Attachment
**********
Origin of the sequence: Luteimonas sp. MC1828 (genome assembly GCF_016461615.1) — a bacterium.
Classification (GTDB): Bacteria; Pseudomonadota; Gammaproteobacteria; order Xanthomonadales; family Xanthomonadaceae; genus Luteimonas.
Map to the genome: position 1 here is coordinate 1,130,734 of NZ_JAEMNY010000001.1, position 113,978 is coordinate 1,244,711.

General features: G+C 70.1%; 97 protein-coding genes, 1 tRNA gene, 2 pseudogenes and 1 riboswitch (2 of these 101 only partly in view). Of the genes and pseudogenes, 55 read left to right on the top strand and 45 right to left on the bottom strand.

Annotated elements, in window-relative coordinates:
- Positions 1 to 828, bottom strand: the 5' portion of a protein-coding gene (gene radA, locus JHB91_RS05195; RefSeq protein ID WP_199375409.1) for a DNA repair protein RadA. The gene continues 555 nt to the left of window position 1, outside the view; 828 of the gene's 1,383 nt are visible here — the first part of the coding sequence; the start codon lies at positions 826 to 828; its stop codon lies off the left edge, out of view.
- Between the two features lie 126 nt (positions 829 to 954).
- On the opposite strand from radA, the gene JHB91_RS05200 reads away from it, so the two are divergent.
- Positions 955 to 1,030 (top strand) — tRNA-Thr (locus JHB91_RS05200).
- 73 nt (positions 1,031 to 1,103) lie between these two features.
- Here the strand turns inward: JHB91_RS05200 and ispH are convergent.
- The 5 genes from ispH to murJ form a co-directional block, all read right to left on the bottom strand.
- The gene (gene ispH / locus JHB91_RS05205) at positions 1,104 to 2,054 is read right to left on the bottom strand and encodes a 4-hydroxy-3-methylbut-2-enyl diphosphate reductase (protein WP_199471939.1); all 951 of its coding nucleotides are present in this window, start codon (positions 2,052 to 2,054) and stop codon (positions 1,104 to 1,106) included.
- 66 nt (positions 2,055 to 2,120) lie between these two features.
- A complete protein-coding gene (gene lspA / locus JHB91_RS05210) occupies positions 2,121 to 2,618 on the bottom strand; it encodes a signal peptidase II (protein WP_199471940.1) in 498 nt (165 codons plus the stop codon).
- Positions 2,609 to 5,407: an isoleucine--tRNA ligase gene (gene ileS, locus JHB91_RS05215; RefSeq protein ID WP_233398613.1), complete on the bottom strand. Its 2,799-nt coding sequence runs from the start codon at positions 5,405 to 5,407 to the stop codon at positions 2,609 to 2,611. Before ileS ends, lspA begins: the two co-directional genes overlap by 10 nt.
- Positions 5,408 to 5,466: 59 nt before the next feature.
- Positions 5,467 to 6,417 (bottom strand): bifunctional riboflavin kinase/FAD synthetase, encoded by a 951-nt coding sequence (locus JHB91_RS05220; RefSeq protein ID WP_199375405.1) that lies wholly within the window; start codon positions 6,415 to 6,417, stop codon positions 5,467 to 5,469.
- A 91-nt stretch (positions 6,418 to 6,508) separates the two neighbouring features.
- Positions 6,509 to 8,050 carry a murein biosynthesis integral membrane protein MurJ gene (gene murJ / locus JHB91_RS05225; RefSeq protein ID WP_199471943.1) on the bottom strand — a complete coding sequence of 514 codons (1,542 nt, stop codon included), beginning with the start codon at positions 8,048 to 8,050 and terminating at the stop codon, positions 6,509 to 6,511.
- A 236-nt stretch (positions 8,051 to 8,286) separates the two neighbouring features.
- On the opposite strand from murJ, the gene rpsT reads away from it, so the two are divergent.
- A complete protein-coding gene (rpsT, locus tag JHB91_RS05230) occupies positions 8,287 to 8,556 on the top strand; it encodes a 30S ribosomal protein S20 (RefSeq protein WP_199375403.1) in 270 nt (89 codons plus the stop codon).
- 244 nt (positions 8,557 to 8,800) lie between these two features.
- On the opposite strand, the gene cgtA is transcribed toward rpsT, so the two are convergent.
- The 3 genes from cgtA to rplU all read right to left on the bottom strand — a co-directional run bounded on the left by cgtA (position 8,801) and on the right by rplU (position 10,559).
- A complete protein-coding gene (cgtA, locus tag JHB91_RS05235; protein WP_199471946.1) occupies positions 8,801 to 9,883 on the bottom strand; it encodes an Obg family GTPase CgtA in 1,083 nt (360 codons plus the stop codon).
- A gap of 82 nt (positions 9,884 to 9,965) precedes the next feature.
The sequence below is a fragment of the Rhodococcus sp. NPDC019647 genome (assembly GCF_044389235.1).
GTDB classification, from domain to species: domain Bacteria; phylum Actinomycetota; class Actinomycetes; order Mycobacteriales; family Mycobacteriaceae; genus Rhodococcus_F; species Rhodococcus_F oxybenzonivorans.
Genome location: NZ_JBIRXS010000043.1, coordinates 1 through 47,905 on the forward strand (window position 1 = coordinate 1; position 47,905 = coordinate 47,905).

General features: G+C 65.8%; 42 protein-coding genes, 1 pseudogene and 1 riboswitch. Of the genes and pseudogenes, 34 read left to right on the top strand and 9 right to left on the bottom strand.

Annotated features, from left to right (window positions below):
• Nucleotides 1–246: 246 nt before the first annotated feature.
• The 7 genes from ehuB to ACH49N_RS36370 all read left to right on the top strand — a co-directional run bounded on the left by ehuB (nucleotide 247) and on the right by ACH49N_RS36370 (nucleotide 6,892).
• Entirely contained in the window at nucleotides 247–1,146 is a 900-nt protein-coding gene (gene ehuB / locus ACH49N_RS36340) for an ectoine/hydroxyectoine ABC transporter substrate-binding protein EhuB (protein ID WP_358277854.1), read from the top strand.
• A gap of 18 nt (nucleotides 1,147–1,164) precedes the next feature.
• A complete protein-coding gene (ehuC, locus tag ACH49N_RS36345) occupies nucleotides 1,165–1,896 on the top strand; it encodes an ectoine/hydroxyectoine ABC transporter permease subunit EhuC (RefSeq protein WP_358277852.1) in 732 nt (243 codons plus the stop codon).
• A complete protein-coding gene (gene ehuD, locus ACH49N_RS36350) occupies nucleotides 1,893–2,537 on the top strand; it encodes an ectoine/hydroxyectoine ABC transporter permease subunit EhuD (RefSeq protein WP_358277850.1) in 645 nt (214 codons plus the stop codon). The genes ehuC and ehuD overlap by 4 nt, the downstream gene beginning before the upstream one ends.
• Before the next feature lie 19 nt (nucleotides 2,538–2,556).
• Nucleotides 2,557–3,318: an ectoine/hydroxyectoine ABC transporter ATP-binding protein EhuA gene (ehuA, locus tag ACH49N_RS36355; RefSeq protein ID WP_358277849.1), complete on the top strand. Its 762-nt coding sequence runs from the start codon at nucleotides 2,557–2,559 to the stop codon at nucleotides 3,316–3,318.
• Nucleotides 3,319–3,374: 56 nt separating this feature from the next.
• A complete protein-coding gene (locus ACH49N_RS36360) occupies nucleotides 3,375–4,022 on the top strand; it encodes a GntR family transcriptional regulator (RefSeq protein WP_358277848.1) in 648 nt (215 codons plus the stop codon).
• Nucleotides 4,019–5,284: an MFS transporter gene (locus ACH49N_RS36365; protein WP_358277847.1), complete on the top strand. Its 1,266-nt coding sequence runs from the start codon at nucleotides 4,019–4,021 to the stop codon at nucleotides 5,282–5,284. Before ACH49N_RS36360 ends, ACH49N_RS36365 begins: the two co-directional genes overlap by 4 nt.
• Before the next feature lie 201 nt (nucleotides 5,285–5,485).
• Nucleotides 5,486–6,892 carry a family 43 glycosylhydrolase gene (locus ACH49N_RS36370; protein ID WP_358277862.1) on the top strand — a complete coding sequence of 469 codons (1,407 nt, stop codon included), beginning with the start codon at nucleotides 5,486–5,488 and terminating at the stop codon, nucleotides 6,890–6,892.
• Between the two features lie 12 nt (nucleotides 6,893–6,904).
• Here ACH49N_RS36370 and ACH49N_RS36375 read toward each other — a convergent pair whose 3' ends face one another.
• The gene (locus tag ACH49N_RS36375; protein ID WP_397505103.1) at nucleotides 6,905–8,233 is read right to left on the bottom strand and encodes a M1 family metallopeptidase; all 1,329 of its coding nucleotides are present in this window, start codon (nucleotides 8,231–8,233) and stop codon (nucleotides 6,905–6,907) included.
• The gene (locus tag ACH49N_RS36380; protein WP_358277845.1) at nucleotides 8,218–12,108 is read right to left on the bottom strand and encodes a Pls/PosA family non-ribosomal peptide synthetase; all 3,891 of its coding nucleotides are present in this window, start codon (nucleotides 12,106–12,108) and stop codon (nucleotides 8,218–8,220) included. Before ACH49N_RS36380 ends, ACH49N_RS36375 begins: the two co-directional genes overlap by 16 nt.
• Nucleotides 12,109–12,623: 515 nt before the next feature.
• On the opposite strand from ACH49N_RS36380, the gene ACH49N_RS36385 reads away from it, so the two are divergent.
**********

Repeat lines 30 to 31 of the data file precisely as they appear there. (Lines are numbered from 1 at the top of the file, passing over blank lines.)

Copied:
GTDB classification, from domain to species: domain Bacteria; phylum Actinomycetota; class Actinomycetes; order Mycobacteriales; family Mycobacteriaceae; genus Rhodococcus_F; species Rhodococcus_F oxybenzonivorans.
Genome location: NZ_JBIRXS010000043.1, coordinates 1 through 47,905 on the forward strand (window position 1 = coordinate 1; position 47,905 = coordinate 47,905).